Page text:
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Hoosier Carvers

Jennings County hobbyists
come together in the ‘Hoosier Carvers’

Group includes members from several counties

By Michella Marino
Contributing Writer

(January 2006) – Almost everyone has a hobby, and people’s hobbies range from stamp collecting to reading to sporting activities to painting to about anything you can imagine. Unfortunately, many people participate in their hobbies by themselves.

Jack Baxley

Photo provided

Jack Baxley of Seymour meets with the wood
carving group each month
to learn and share new methods and techniques.

This is not the case, however, for the Hoosier Carvers. Hoosier Carvers is a group of southern Indiana wood carvers ranging in age from 14 to 92 but bound by their enjoyment of woodcarving.
Hoosier Carvers was founded on Oct. 8, 1976, and today consists of 33 members from southern Indiana. The group meets on the second Monday of every month at the Donner Center, 22nd and Pearl streets in Columbus, Ind. Pat Dodge of Columbus serves as the group’s president.
The group participates in various methods of woodwork, such as woodcarving, wood burning, chip carving, burning with scalpel and relief work. During each Hoosier Carvers meeting, a new lesson on woodcarving is held. The group is purely a hobby club and not a commercial group, but members of the group do sell their items at various shows.
Hoosier Carvers also hold their own show on the first Saturday of November every year. People travel from all over Indiana, Ohio, Illinois and Kentucky to visit their show. They offer various prizes and ribbons for the woodworking that is displayed and sold.
Dodge became interested in woodcarving as a small child. Her grandfather carved and would make her various toys, such as slingshots and whistles. During her childhood, woodcarving was not seen as a girl’s hobby, so Dodge would have to sneak around to get a knife so she could carve on her own. Dodge claims that despite her long history with woodcarving, she’s still not very good at it, but is “in it to learn.” She recently designed and carved a hillbilly chess set but generally makes items like walking sticks and wood spirits. She has also carved wooden spoons, which she claimed the term “spooning” originates from.
According to Dodge, “spooning” is a Scandinavian term that comes from wooden love spoons. A long time ago, men would carve a wooden spoon and give one part to his sweetheart prior to his departure from his loved one and keep the other half with him. The love spoon ensured his safe return.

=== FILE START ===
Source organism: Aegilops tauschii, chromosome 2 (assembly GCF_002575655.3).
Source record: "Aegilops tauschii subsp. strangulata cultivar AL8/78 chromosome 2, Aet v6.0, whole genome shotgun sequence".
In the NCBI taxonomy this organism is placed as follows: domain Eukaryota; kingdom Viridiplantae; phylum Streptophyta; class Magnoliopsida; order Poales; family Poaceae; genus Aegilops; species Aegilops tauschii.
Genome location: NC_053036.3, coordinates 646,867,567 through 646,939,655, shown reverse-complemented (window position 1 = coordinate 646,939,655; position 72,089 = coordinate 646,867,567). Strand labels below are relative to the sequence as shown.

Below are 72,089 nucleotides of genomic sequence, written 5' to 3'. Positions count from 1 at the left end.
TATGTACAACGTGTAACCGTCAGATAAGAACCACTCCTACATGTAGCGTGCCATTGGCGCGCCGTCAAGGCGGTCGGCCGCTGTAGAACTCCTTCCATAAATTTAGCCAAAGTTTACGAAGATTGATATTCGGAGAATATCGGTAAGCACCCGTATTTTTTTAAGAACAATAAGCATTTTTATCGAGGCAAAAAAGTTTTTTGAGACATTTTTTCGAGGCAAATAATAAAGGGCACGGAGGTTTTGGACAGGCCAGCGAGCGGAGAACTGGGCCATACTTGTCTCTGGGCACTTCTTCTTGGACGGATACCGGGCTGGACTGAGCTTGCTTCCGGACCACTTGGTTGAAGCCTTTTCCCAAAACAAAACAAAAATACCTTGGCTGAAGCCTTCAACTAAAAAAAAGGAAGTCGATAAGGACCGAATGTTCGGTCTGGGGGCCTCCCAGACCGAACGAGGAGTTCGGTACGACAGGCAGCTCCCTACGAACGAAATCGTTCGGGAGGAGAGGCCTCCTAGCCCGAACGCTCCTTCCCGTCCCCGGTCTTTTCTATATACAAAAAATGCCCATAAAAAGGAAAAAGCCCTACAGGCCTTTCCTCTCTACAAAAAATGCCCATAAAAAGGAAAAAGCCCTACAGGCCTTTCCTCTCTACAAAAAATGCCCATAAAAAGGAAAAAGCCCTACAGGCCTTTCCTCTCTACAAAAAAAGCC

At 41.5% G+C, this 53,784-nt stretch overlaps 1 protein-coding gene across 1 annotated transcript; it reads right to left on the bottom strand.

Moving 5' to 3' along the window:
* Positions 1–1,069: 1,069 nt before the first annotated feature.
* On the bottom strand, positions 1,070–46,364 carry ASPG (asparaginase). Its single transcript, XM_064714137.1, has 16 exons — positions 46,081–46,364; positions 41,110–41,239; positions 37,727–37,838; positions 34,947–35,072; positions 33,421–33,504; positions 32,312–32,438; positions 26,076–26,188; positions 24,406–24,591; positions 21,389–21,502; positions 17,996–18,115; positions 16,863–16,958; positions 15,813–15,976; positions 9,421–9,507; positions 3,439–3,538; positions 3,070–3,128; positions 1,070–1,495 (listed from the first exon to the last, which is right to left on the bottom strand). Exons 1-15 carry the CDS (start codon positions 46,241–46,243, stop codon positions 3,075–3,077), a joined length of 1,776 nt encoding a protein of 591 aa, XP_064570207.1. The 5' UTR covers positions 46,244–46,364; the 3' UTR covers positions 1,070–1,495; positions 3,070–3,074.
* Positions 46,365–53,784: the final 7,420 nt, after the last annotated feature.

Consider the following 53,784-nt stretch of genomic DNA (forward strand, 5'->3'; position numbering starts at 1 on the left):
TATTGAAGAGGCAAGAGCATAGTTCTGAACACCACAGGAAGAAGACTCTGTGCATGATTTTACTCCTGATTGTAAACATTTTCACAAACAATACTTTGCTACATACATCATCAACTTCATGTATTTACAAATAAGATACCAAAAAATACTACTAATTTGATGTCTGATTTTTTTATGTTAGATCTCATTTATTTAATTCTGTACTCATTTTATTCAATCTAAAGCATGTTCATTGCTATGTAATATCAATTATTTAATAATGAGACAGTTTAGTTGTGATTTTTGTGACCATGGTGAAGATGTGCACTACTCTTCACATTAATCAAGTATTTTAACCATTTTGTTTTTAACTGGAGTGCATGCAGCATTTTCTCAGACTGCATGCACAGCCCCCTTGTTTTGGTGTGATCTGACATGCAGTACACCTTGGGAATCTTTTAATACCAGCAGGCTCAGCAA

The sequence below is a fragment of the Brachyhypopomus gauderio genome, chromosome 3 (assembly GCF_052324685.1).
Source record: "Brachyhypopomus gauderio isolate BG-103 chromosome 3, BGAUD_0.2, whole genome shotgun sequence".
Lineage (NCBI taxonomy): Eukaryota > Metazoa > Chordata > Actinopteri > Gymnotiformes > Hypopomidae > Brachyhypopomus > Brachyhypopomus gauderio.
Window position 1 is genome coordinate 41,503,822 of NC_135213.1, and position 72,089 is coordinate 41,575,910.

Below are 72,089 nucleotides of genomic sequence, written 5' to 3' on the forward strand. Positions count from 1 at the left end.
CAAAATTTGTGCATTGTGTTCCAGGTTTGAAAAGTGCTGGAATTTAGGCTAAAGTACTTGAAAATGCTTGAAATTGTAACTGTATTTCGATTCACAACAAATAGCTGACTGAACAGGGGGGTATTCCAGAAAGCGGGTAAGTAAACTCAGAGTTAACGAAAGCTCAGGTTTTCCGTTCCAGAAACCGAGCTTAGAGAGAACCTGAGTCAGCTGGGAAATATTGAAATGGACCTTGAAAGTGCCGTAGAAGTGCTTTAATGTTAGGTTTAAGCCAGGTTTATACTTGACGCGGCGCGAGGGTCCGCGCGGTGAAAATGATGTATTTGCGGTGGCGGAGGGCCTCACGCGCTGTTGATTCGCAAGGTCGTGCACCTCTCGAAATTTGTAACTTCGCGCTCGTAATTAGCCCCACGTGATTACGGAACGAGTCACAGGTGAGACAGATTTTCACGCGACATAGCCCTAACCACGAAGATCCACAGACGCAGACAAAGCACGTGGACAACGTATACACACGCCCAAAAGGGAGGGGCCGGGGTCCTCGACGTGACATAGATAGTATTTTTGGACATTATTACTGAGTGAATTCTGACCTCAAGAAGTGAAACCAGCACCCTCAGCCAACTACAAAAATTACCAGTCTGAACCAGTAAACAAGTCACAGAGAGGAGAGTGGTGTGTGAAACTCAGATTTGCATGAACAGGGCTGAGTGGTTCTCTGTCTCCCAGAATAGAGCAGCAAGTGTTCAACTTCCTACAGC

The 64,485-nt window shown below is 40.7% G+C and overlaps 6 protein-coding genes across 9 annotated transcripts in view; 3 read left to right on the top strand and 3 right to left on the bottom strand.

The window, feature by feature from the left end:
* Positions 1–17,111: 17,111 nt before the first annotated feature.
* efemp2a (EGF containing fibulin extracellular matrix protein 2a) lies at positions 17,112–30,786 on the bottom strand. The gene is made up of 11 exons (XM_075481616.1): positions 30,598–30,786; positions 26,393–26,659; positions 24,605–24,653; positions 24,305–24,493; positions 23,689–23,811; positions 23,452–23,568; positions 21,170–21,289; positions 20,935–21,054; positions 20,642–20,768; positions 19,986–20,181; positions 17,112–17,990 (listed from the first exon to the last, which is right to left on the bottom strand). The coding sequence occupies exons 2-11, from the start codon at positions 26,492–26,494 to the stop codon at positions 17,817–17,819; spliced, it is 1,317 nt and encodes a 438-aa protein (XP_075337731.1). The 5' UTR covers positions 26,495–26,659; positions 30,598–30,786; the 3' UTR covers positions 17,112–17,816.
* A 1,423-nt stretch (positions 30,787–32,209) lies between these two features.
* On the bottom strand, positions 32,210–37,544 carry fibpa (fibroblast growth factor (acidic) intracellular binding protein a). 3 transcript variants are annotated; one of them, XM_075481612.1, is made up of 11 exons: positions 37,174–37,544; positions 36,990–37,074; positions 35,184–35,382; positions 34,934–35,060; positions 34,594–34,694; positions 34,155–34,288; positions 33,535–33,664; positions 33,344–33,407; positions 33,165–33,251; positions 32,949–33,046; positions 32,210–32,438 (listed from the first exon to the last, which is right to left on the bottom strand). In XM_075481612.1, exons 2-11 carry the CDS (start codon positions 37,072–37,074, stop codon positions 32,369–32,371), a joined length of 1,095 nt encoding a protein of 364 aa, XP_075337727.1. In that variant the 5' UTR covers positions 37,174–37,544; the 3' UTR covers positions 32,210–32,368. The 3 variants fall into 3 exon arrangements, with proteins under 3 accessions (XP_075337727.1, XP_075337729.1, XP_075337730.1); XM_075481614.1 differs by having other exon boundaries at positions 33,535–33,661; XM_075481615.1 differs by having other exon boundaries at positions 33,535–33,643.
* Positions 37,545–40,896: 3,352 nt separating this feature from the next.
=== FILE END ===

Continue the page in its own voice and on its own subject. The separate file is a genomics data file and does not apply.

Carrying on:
Jack Baxley of Seymour, Ind., is another member of Hoosier Carvers, but his interest in carving isn’t as deep rooted as Dodge’s. Baxley has always been interested in art but has only been carving for a decade. He has been a part of the group for the last four years. Baxley became involved in woodcarving when he saw the woodwork of a local man. He admired his work but felt it was priced too high. Due to his interest in art, he decided he wanted to take woodcarving lessons. He convinced the local man to give him lessons, and Baxley has continued carving ever since.
Power tool carving is another method of woodcarving and is Baxley’s method of choice. “The old timers frown upon it” and give him some grief because it’s considered to be a newer method and doesn’t involve the use of a chisel or knife, he said. Although Baxley prefers to do power tool carving, he has done other methods in the past “just to prove he could do it to the other guys.”
Waterfowl carvings are his specialty, particularly birds and ducks. Baxley combines two art forms by carving his pieces and also hand painting them. He said his goal with waterfowl carvings is to get them to “look as realistic as possible.” His last big piece was a carving of a red tail hawk, which he described as “a good size bird.”
Baxley uses a specific type of wood that is ideal for bird carving. It is called tupelo wood and is found in swamps along the Gulf Coast. Tupelo wood is a softer wood, which makes it ideal for this type of woodcarvings. Baxley obtains his tupelo wood from a vendor outside of New Orleans, but there are various wood vendors in the country.
Both Baxley and Dodge consider wood carving a side hobby. He has sold pieces of his work in the past, but he doesn’t market his work. He enjoys doing various carvings to leave for his children and family.

• Hoosier Carvers is always looking for new members and welcomes anyone to attend meetings. For more information, call Pat Dodge at (812) 376-6891 or Janeo Shannon at (812) 376-3312.

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